Mass peaceful protests and civil disobedience against Farmajo started in Moqadisho tonight
The demonstrators are demanding the outgoing president to resign. The People are chanting no illegal extension, no more dictatorship in Somalia.
Stay tuned for more updates.
Latest Updates From Somalia.
Somalia’s Government Has Lost Control of Most Of Its Capital
After two weeks of openly maneuvering and mobilizing, and months of strain, fighting between political forces has broken out in Mogadishu, and it is no longer clear that Somalia’s sitting government has control over the capital. On Saturday night, troops from clans that oppose President Mohamed Abdullahi Mohamed, known as Farmaajo, arrived in trucks, driving south from the Middle Shabelle region. On Sunday, shooting started in earnest for the first time as the forces loyal to the president fought against the opposition, many of whom are soldiers that peeled off from national security forces.
“We don’t recognize Farmaajo and we cannot work with him. We don’t take orders from the army commander, we are loyal to our clan leaders,” one such soldier, who works at the military’s headquarters in the city’s Hodan district, told VICE World News last week. He also said that he recently moved to Yaqshiid district where former President Hassan Sheikh Mohamud, a leading member of the opposition and clan leader, is currently residing. A checkpoint where he is staying was attacked on Sunday, though the Somali government has denied that the strike emanated from government forces.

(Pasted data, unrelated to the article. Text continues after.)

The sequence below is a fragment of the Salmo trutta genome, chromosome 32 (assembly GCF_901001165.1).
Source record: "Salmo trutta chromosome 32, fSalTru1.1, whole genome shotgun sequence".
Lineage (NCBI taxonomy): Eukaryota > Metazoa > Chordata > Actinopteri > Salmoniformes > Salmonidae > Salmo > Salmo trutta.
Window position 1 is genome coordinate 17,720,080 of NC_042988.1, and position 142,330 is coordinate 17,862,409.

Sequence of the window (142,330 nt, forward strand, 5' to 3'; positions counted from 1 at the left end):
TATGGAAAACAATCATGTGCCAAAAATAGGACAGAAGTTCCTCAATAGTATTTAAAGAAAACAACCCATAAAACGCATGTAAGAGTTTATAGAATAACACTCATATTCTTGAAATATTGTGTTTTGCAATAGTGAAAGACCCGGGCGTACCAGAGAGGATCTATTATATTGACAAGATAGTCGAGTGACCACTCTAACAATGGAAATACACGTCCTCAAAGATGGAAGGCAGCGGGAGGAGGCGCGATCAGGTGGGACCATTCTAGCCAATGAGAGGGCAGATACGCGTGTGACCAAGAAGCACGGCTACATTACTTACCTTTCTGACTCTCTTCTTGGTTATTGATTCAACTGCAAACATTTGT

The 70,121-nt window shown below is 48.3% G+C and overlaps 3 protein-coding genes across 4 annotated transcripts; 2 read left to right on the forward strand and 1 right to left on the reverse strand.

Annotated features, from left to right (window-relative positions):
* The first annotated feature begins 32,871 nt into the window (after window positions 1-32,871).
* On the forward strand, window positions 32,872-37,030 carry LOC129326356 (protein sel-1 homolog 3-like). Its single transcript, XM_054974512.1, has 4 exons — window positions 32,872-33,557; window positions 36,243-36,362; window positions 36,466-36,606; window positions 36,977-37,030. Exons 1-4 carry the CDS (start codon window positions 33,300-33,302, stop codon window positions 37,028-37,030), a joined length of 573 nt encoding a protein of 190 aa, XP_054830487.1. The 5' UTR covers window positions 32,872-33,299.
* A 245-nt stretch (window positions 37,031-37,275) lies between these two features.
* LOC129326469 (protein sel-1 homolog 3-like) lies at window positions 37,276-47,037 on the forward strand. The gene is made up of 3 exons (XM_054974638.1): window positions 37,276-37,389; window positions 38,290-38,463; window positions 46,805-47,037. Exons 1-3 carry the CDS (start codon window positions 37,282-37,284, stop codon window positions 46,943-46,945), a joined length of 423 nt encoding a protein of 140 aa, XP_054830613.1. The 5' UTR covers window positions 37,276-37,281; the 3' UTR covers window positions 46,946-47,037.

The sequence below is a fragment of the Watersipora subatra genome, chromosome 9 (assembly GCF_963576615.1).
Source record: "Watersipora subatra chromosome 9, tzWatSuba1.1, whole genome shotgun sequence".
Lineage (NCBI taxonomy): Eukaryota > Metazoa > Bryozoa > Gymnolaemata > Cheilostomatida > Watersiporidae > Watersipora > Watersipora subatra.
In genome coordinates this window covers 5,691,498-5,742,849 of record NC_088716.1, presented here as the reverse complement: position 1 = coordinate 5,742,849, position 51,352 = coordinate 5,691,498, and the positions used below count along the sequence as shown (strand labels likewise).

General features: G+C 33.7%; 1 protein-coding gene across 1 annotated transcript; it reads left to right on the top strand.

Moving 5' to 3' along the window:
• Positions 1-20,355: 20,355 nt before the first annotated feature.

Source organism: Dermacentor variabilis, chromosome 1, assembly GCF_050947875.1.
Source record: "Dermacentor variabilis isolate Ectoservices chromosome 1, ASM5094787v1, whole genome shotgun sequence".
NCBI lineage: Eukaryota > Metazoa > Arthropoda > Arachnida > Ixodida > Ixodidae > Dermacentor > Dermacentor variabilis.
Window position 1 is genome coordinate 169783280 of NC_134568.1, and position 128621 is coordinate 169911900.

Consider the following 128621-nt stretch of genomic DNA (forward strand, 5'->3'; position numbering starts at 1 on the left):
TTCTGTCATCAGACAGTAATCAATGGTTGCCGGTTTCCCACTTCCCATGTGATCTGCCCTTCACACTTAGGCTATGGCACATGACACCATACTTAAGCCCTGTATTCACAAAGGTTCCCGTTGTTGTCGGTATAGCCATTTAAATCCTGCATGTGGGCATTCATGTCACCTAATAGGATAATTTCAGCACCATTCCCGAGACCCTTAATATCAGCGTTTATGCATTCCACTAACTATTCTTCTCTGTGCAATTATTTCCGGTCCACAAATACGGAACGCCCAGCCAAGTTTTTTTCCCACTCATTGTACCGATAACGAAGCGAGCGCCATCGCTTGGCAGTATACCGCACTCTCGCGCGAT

By early Monday morning, regional presidents negotiated a cease-fire. The amount of civilian and military casualties, while expected to be significant, is not yet reported. Still, the city is now officially divided and some residents have started to flee the violence. Schools and universities are shut down and exams postponed.
“The Farmaajo administration has been forced to retreat from small parts of north and south Mogadishu, and as more opposing clans splinter from national security forces and arrive from the countryside, he will likely lose the city itself,” Hussein Sheikh-Ali, a former national security and counter-terrorism advisor to two Somali presidents, told VICE World News.
This tension is related to the fact that the deadline to hold national elections passed on February 8 without a vote, ushering in a new era of political instability. It was the first time in Somalia that a presidential term ended before an agreement on how to proceed with the next election had been reached, and in April, Farmaajo signed a law that extended his presidency by two years.